A final RPPR and the expenditure data portion of the Federal Financial Report are required for closeout of an award, as described in the NIH Grants Policy Statement. NIH FOAs outline intended research goals and objectives. Post award, NIH will review and measure performance based on the details and outcomes that are shared within the RPPR, as described at 45 CFR Part 75.301 and 2 CFR Part 200.301.

At the expiration of the grant, a Final RPPR is required that describes the purchased instrument, and a list of all users and description of the value of the instrument to the investigators and to the institution as a whole. The following information about the award and the instrument must be included in the HEI Final RPPR:

1) Grant Number: 1S10OD#####-01

2) Principal Investigator: (Name, Institution, Department, Address)

3) Funding Period

4) Name of Instrument (including manufacturer and model)

5) Total Purchase Cost

6) Total HEI Award Amount

7) Other Sources of Funding (if appropriate)

8) Instrument Installation Date

9) List of users, their funding and hours of use

10) List of publications, if available. This publication list should be consistent with the NIH Public Access Policy.

11) A narrative describing the impact of the instrument on the research community, specific research accomplishments, and administration and operation of the instrument.

12) A report from the Advisory Committee.

The Final RPPR must be submitted electronically through the Closeout module in eRA Commons. For facilitation of Final RPPR preparation, the HEI Scientific Research/Contact staff will contact grantees prior to the due date for report and provide specific instructions.

Annual Instrument Usage Report

In addition, for the period of four years after the Final RPPR, on the anniversaries of the expiration of the award, Annual Instrument Usage Reports (AURs) must be provided to the NIH. These reports will include analogous information requested in S10 Final RPPR (as listed above in Final Research Performance Progress Report section) about the usage and operation of the instrument, with an attached report from the Advisory Committee, description of research which benefited from the instrument, and a summary of research outcomes as documented by publications.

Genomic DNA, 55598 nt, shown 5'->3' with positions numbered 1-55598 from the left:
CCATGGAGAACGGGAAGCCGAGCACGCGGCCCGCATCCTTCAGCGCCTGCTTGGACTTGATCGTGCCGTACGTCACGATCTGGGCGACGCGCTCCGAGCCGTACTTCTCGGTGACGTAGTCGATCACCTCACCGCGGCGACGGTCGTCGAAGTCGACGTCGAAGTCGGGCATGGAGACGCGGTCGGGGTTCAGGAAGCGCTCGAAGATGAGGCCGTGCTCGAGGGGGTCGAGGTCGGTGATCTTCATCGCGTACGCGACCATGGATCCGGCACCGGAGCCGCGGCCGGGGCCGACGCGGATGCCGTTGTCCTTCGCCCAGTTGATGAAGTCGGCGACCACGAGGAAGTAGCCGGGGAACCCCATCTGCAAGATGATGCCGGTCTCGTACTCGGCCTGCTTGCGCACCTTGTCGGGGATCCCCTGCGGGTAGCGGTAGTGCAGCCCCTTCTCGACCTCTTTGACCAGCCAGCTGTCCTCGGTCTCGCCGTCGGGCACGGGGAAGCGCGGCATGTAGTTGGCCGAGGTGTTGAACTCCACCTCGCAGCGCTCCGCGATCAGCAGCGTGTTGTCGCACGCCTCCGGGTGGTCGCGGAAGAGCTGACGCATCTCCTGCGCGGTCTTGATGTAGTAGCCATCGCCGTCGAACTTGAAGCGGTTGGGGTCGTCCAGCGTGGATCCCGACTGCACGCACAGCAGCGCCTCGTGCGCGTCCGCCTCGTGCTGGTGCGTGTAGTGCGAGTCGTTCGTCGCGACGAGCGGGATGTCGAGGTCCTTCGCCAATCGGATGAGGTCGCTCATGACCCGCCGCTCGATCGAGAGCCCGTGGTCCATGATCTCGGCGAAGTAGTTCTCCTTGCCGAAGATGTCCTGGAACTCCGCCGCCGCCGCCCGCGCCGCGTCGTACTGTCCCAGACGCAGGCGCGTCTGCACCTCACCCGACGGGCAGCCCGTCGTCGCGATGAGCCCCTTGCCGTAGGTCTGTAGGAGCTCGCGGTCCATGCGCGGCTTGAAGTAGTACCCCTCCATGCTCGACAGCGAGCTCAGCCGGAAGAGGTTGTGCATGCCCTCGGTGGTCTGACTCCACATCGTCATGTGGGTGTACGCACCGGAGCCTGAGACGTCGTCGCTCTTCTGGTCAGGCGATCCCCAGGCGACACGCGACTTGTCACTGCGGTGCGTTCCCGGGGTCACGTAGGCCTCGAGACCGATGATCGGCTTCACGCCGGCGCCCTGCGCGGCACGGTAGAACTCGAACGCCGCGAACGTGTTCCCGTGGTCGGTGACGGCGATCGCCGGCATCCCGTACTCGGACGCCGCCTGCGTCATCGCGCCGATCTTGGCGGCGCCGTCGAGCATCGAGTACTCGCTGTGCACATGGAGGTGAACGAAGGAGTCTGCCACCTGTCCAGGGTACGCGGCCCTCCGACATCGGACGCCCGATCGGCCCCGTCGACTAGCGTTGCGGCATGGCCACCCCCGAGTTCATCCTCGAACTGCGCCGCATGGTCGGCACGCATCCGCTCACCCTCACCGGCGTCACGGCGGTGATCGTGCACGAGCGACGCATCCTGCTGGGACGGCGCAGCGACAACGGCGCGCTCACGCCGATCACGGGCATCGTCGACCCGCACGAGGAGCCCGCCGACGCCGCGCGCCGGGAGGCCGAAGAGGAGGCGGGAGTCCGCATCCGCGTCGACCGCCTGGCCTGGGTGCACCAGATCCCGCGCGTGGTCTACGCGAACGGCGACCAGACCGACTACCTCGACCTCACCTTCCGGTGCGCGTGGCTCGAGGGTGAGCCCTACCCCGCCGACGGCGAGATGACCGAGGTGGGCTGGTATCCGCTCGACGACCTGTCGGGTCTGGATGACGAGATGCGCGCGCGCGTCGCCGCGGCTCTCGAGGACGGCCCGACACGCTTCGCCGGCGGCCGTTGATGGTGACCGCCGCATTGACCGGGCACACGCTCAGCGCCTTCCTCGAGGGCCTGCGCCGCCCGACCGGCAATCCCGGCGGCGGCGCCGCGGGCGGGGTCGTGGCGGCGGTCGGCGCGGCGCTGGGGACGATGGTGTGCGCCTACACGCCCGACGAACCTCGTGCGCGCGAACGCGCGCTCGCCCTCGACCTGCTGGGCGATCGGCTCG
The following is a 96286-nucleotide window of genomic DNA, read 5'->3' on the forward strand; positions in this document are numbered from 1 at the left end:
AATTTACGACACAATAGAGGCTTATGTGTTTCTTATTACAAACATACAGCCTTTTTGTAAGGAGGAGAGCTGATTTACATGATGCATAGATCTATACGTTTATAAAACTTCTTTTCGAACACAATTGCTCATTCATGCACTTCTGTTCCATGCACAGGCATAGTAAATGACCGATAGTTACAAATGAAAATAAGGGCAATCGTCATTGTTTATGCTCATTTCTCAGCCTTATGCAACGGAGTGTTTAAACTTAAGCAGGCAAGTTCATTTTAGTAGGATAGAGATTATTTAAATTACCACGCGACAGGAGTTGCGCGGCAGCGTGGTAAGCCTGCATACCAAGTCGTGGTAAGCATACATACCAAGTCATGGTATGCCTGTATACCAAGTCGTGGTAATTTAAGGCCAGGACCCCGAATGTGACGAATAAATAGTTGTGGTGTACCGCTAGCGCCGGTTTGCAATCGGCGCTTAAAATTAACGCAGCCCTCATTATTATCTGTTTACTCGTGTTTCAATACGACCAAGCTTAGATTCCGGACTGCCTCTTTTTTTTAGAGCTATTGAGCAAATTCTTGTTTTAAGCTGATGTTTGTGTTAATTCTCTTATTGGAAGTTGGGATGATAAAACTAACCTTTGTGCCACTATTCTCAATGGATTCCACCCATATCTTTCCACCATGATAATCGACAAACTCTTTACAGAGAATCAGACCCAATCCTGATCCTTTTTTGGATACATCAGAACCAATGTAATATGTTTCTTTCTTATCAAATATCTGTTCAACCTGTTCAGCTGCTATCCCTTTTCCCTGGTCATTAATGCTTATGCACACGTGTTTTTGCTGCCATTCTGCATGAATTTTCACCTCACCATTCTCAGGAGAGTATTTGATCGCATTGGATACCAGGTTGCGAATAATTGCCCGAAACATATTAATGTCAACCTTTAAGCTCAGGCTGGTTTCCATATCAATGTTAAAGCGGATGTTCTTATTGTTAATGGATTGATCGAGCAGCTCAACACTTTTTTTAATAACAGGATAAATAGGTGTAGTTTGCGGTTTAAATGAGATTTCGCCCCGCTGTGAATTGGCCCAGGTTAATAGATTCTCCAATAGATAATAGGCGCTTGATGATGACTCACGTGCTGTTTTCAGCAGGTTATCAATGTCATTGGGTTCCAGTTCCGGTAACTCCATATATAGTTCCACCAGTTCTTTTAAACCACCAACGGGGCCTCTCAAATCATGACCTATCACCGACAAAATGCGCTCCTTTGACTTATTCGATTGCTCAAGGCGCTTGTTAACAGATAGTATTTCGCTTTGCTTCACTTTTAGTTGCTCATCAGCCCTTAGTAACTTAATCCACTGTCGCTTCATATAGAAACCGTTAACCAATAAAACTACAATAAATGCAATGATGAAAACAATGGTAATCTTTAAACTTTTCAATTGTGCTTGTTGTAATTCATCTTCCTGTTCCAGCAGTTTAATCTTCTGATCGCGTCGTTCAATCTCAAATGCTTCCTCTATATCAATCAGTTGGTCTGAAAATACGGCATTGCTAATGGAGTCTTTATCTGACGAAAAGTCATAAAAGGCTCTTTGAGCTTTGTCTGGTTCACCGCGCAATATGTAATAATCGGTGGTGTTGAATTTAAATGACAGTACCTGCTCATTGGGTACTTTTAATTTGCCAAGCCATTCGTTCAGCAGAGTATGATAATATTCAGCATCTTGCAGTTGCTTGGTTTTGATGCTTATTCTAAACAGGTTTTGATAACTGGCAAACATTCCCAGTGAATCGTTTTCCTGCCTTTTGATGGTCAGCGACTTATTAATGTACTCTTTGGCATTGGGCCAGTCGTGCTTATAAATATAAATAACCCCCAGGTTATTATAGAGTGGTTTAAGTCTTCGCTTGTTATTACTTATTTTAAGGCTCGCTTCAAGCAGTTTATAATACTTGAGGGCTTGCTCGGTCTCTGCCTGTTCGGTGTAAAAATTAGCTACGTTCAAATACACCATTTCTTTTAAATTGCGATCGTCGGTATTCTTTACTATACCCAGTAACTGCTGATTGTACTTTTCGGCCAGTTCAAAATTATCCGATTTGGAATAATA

The Federal Funding Accountability and Transparency Act of 2006 (Transparency Act), includes a requirement for recipients of Federal grants to report information about first-tier subawards and executive compensation under Federal assistance awards issued in FY2011 or later.  All recipients of applicable NIH grants and cooperative agreements are required to report to the Federal Subaward Reporting System (FSRS) available at on all subawards over the threshold.  See the NIH Grants Policy Statement for additional information on this reporting requirement.

In accordance with the regulatory requirements provided at 45 CFR 75.113 and 2 CFR Part 200.113 and Appendix XII to 45 CFR Part 75 and 2 CFR Part 200, recipients that have currently active Federal grants, cooperative agreements, and procurement contracts from all Federal awarding agencies with a cumulative total value greater than $10,000,000 for any period of time during the period of performance of a Federal award, must report and maintain the currency of information reported in the System for Award Management (SAM) about civil, criminal, and administrative proceedings in connection with the award or performance of a Federal award that reached final disposition within the most recent five-year period.  The recipient must also make semiannual disclosures regarding such proceedings. Proceedings information will be made publicly available in the designated integrity and performance system (currently FAPIIS).  This is a statutory requirement under section 872 of Public Law 110-417, as amended (41 U.S.C. 2313).  As required by section 3010 of Public Law 111-212, all information posted in the designated integrity and performance system on or after April 15, 2011, except past performance reviews required for Federal procurement contracts, will be publicly available.  Full reporting requirements and procedures are found in Appendix XII to 45 CFR Part 75 and 2 CFR Part 200 – Award Term and Condition for Recipient Integrity and Performance Matters.

Section VII. Agency Contacts

We encourage inquiries concerning this funding opportunity and welcome the opportunity to answer questions from potential applicants.

Application Submission Contacts

eRA Service Desk (Questions regarding ASSIST, eRA Commons, application errors and warnings, documenting system problems that threaten submission by the due date, and post-submission issues)

Finding Help Online: (preferred method of contact)
Telephone: 301-402-7469 or 866-504-9552 (Toll Free)

General Grants Information (Questions regarding application instructions, application processes, and NIH grant resources)
Email: (preferred method of contact)
Telephone: 301-637-3015 Customer Support (Questions regarding registration and Workspace)
Contact Center Telephone: 800-518-4726

Scientific/Research Contact(s)

Guanghu (Jeff) Wang, PhD
Office of Research Infrastructure Programs (ORIP)
Telephone: 301-435-0772

Peer Review Contact(s)

Examine your eRA Commons account for review assignment and contact information (information appears two weeks after the submission due date).

Financial/Grants Management Contact(s)

Karen Brummett
Office of Research Infrastructure Programs (ORIP)
Telephone: 301-827-8024

Section VIII. Other Information

Recently issued trans-NIH policy notices may affect your application submission. A full list of policy notices published by NIH is provided in the NIH Guide for Grants and Contracts. All awards are subject to the terms and conditions, cost principles, and other considerations described in the NIH Grants Policy Statement.

Authority and Regulations

Awards are made under the authorization of Sections 301 and 405 of the Public Health Service Act as amended (42 USC 241 and 284) and under Federal Regulations 42 CFR Part 52 and 45 CFR Part 75 and 2 CFR Part 200.